Senate Overwhelmingly Passes Fiscal Cliff Compromise With 2 A.M. Roll Call Vote
In the waning hours of 2012, it was announced that a deal had been reached in the Senate to avoid the so-called fiscal cliff, but a vote on the measure seemed unlikely. At approximately 2 am Tuesday, just hours into the new year, the U.S. Senate passed the measure by an overwhelming margin of 89 yeas, to just 8 nays. The deal, brokered with heavy involvement by Vice President Joe Biden, extends the Bush tax cuts for income below $450,000 per couple, delays the onerous “sequester cuts,” extends unemployment benefits for one year, and extends the farm bill by 9 months, among other things. The full text of the bill can be seen here.
The agreed-upon measure will extend Bush-era tax cuts for family incomes below $450,000 and individual incomes below $400,000. Clinton-era tax rates of 39.6% will be instituted for income above these thresholds. It is expected to raise $600 billion over 10 years.
The deal also includes a two-month delay on sequestration, with a 50-50 mix of spending cuts and revenue to pay for the $24 billion it will cost. Approximately half of the cuts will come from defense spending.
The estate tax rate will be 40% with the exemption limit being set at the first $5 million of income, indexed for inflation. Tax rates on capital gains and dividends will be set permanently at 20%.
The deal will also include a one-year “doc fix,” which will prevent cuts in provider payments through Medicare, but will not be financed by the Affordable Care Act. A one-year extension of the federal unemployment insurance program was also part of the package. The 2% payroll tax cut will expire.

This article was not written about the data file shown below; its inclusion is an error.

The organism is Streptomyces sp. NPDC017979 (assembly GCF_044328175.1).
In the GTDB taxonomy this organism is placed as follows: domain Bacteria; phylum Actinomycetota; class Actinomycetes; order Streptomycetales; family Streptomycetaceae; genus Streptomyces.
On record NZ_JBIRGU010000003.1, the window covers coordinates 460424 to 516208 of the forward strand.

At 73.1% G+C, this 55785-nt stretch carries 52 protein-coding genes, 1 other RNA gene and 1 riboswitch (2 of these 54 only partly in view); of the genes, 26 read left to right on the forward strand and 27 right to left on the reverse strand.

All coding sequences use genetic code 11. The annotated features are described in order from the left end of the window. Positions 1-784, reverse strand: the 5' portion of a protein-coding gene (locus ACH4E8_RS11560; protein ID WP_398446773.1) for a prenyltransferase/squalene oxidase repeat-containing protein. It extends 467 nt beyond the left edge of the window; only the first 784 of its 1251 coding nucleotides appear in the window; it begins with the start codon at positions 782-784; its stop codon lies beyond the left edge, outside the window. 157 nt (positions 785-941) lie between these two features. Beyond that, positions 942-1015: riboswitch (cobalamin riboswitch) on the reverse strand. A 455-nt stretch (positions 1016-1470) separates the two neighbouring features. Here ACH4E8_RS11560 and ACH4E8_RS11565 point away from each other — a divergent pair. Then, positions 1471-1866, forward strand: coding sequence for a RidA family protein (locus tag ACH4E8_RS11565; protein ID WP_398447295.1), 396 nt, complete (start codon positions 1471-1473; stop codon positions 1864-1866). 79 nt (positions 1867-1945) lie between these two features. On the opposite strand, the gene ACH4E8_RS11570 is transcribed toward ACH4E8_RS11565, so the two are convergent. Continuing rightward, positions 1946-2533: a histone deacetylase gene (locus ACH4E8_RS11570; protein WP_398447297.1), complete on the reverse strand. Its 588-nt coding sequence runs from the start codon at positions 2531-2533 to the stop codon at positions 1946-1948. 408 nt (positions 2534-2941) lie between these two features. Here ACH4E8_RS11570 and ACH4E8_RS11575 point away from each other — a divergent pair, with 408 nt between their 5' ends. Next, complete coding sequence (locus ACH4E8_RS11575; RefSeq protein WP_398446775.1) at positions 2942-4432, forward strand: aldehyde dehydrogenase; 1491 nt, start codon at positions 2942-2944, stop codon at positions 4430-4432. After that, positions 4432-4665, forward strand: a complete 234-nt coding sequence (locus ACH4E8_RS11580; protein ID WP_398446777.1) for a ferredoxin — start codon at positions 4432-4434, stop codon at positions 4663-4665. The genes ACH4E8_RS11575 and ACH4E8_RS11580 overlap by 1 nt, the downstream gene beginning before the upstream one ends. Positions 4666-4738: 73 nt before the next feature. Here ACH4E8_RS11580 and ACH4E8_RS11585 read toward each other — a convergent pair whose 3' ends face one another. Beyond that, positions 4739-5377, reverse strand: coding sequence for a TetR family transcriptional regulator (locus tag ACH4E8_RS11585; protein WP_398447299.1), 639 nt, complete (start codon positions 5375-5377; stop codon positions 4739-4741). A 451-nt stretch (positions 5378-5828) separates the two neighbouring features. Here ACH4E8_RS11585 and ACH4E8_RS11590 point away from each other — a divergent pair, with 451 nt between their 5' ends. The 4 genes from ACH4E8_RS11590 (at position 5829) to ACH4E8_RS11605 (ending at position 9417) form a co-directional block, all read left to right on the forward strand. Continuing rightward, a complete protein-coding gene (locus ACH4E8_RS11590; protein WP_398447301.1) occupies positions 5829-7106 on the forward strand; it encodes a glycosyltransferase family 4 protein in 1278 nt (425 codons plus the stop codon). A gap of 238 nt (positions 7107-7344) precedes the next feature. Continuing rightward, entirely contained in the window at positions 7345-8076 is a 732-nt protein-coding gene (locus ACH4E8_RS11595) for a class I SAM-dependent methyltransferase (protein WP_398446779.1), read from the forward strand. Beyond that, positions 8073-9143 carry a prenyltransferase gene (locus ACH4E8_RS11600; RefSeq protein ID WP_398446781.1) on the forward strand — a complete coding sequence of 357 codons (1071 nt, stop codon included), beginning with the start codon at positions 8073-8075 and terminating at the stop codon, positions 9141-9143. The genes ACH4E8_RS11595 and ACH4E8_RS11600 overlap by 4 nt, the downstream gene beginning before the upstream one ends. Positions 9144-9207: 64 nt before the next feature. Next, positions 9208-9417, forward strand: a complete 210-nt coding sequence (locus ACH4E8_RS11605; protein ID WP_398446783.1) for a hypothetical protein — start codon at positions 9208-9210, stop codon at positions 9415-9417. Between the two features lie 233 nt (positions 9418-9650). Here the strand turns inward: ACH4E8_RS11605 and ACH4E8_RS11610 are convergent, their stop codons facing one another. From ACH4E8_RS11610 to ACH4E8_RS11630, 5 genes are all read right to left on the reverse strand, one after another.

Unexpectedly, the deal will stop annual Congressional pay raises.
The “Dairy Cliff” will be avoided as well, with an included 9-month partial extension of the U.S. Farm Bill to keep dairy prices from doubling.
The House of Representatives is set to consider the bill later today, and while the wide margin of passage in the Senate is encouraging, and will put pressure on House Republicans to pass the measure, it’s still touch and go. Since all of the Bush tax cuts expired at midnight, any vote for this measure would technically be a tax cut, even on the wealthiest, since even they would benefit from cuts on the first $450,000 of income. That technicality could make all the difference in the world.
Here’s video of the roll call results, from C-Span 2:
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